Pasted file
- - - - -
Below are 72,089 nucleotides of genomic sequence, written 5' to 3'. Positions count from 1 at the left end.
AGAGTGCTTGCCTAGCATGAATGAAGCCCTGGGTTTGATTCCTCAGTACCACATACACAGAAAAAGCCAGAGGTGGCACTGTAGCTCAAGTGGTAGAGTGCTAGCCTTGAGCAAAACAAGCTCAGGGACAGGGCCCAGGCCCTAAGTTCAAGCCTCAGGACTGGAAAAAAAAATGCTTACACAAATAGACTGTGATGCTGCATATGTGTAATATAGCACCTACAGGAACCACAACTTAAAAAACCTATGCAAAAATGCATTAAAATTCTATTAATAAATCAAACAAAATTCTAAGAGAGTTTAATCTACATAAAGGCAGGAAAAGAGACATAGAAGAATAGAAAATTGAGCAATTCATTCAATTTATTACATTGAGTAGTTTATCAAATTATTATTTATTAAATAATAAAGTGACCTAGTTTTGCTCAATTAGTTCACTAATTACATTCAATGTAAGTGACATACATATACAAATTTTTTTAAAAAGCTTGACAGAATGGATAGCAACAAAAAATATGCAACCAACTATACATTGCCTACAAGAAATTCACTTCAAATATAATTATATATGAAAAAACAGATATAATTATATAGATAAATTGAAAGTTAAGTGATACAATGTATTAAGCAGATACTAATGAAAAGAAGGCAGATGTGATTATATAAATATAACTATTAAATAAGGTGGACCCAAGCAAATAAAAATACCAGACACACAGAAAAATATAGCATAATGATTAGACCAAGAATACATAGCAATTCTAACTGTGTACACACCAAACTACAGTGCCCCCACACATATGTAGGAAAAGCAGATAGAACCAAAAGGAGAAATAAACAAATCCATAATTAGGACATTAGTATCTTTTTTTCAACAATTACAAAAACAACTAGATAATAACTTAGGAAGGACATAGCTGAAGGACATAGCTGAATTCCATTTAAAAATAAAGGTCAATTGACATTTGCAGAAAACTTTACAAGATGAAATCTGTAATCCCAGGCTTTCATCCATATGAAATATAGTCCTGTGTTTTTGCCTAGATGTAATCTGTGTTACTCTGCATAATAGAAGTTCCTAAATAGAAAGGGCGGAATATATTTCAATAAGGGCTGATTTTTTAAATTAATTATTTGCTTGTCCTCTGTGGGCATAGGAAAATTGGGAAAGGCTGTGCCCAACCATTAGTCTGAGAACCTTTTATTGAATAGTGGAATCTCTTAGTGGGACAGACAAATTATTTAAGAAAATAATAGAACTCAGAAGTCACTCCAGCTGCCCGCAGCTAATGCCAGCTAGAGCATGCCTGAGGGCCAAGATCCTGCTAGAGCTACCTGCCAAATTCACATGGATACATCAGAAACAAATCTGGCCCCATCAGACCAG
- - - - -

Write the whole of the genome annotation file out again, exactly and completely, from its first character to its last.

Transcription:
Below are 72,089 nucleotides of genomic sequence, written 5' to 3'. Positions count from 1 at the left end.
AGAGTGCTTGCCTAGCATGAATGAAGCCCTGGGTTTGATTCCTCAGTACCACATACACAGAAAAAGCCAGAGGTGGCACTGTAGCTCAAGTGGTAGAGTGCTAGCCTTGAGCAAAACAAGCTCAGGGACAGGGCCCAGGCCCTAAGTTCAAGCCTCAGGACTGGAAAAAAAAATGCTTACACAAATAGACTGTGATGCTGCATATGTGTAATATAGCACCTACAGGAACCACAACTTAAAAAACCTATGCAAAAATGCATTAAAATTCTATTAATAAATCAAACAAAATTCTAAGAGAGTTTAATCTACATAAAGGCAGGAAAAGAGACATAGAAGAATAGAAAATTGAGCAATTCATTCAATTTATTACATTGAGTAGTTTATCAAATTATTATTTATTAAATAATAAAGTGACCTAGTTTTGCTCAATTAGTTCACTAATTACATTCAATGTAAGTGACATACATATACAAATTTTTTTAAAAAGCTTGACAGAATGGATAGCAACAAAAAATATGCAACCAACTATACATTGCCTACAAGAAATTCACTTCAAATATAATTATATATGAAAAAACAGATATAATTATATAGATAAATTGAAAGTTAAGTGATACAATGTATTAAGCAGATACTAATGAAAAGAAGGCAGATGTGATTATATAAATATAACTATTAAATAAGGTGGACCCAAGCAAATAAAAATACCAGACACACAGAAAAATATAGCATAATGATTAGACCAAGAATACATAGCAATTCTAACTGTGTACACACCAAACTACAGTGCCCCCACACATATGTAGGAAAAGCAGATAGAACCAAAAGGAGAAATAAACAAATCCATAATTAGGACATTAGTATCTTTTTTTCAACAATTACAAAAACAACTAGATAATAACTTAGGAAGGACATAGCTGAAGGACATAGCTGAATTCCATTTAAAAATAAAGGTCAATTGACATTTGCAGAAAACTTTACAAGATGAAATCTGTAATCCCAGGCTTTCATCCATATGAAATATAGTCCTGTGTTTTTGCCTAGATGTAATCTGTGTTACTCTGCATAATAGAAGTTCCTAAATAGAAAGGGCGGAATATATTTCAATAAGGGCTGATTTTTTAAATTAATTATTTGCTTGTCCTCTGTGGGCATAGGAAAATTGGGAAAGGCTGTGCCCAACCATTAGTCTGAGAACCTTTTATTGAATAGTGGAATCTCTTAGTGGGACAGACAAATTATTTAAGAAAATAATAGAACTCAGAAGTCACTCCAGCTGCCCGCAGCTAATGCCAGCTAGAGCATGCCTGAGGGCCAAGATCCTGCTAGAGCTACCTGCCAAATTCACATGGATACATCAGAAACAAATCTGGCCCCATCAGACCAG